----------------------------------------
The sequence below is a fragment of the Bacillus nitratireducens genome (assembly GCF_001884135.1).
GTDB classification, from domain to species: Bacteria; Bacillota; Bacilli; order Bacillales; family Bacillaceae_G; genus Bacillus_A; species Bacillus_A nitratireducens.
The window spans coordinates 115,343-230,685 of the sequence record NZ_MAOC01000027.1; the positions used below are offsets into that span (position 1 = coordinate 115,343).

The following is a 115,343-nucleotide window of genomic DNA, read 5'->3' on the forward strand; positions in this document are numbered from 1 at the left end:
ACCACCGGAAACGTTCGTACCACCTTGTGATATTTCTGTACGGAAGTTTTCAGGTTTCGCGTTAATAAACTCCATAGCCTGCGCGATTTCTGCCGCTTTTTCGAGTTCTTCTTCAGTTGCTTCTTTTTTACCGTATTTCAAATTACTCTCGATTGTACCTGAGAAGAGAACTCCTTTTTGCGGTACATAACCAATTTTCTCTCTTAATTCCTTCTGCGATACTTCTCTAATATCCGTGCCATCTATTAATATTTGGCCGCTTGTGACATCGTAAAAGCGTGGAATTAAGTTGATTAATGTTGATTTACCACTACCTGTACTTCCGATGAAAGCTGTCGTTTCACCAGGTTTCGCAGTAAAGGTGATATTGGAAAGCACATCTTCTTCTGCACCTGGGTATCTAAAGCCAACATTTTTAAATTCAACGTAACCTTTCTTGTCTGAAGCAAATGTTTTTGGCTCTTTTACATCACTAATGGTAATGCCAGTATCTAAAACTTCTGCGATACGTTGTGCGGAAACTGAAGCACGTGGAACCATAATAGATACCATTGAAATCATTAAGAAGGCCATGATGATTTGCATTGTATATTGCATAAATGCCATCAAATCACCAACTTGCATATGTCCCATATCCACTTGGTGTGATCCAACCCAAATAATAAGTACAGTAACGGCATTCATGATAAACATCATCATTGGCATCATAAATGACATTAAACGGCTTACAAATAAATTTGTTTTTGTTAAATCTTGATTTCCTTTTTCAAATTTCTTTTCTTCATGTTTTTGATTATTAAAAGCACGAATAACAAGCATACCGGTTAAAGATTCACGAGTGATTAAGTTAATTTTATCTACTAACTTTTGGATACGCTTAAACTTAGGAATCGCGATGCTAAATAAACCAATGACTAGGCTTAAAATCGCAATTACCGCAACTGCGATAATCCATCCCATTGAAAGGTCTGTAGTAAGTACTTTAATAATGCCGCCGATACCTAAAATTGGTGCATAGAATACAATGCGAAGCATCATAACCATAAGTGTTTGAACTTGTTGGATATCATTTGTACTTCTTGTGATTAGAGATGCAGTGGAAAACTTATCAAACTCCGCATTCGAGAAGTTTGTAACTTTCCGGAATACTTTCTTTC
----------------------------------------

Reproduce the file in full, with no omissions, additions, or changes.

The sequence below is a fragment of the Bacillus nitratireducens genome (assembly GCF_001884135.1).
GTDB classification, from domain to species: Bacteria; Bacillota; Bacilli; order Bacillales; family Bacillaceae_G; genus Bacillus_A; species Bacillus_A nitratireducens.
The window spans coordinates 115,343-230,685 of the sequence record NZ_MAOC01000027.1; the positions used below are offsets into that span (position 1 = coordinate 115,343).

The following is a 115,343-nucleotide window of genomic DNA, read 5'->3' on the forward strand; positions in this document are numbered from 1 at the left end:
ACCACCGGAAACGTTCGTACCACCTTGTGATATTTCTGTACGGAAGTTTTCAGGTTTCGCGTTAATAAACTCCATAGCCTGCGCGATTTCTGCCGCTTTTTCGAGTTCTTCTTCAGTTGCTTCTTTTTTACCGTATTTCAAATTACTCTCGATTGTACCTGAGAAGAGAACTCCTTTTTGCGGTACATAACCAATTTTCTCTCTTAATTCCTTCTGCGATACTTCTCTAATATCCGTGCCATCTATTAATATTTGGCCGCTTGTGACATCGTAAAAGCGTGGAATTAAGTTGATTAATGTTGATTTACCACTACCTGTACTTCCGATGAAAGCTGTCGTTTCACCAGGTTTCGCAGTAAAGGTGATATTGGAAAGCACATCTTCTTCTGCACCTGGGTATCTAAAGCCAACATTTTTAAATTCAACGTAACCTTTCTTGTCTGAAGCAAATGTTTTTGGCTCTTTTACATCACTAATGGTAATGCCAGTATCTAAAACTTCTGCGATACGTTGTGCGGAAACTGAAGCACGTGGAACCATAATAGATACCATTGAAATCATTAAGAAGGCCATGATGATTTGCATTGTATATTGCATAAATGCCATCAAATCACCAACTTGCATATGTCCCATATCCACTTGGTGTGATCCAACCCAAATAATAAGTACAGTAACGGCATTCATGATAAACATCATCATTGGCATCATAAATGACATTAAACGGCTTACAAATAAATTTGTTTTTGTTAAATCTTGATTTCCTTTTTCAAATTTCTTTTCTTCATGTTTTTGATTATTAAAAGCACGAATAACAAGCATACCGGTTAAAGATTCACGAGTGATTAAGTTAATTTTATCTACTAACTTTTGGATACGCTTAAACTTAGGAATCGCGATGCTAAATAAACCAATGACTAGGCTTAAAATCGCAATTACCGCAACTGCGATAATCCATCCCATTGAAAGGTCTGTAGTAAGTACTTTAATAATGCCGCCGATACCTAAAATTGGTGCATAGAATACAATGCGAAGCATCATAACCATAAGTGTTTGAACTTGTTGGATATCATTTGTACTTCTTGTGATTAGAGATGCAGTGGAAAACTTATCAAACTCCGCATTCGAGAAGTTTGTAACTTTCCGGAATACTTTCTTTC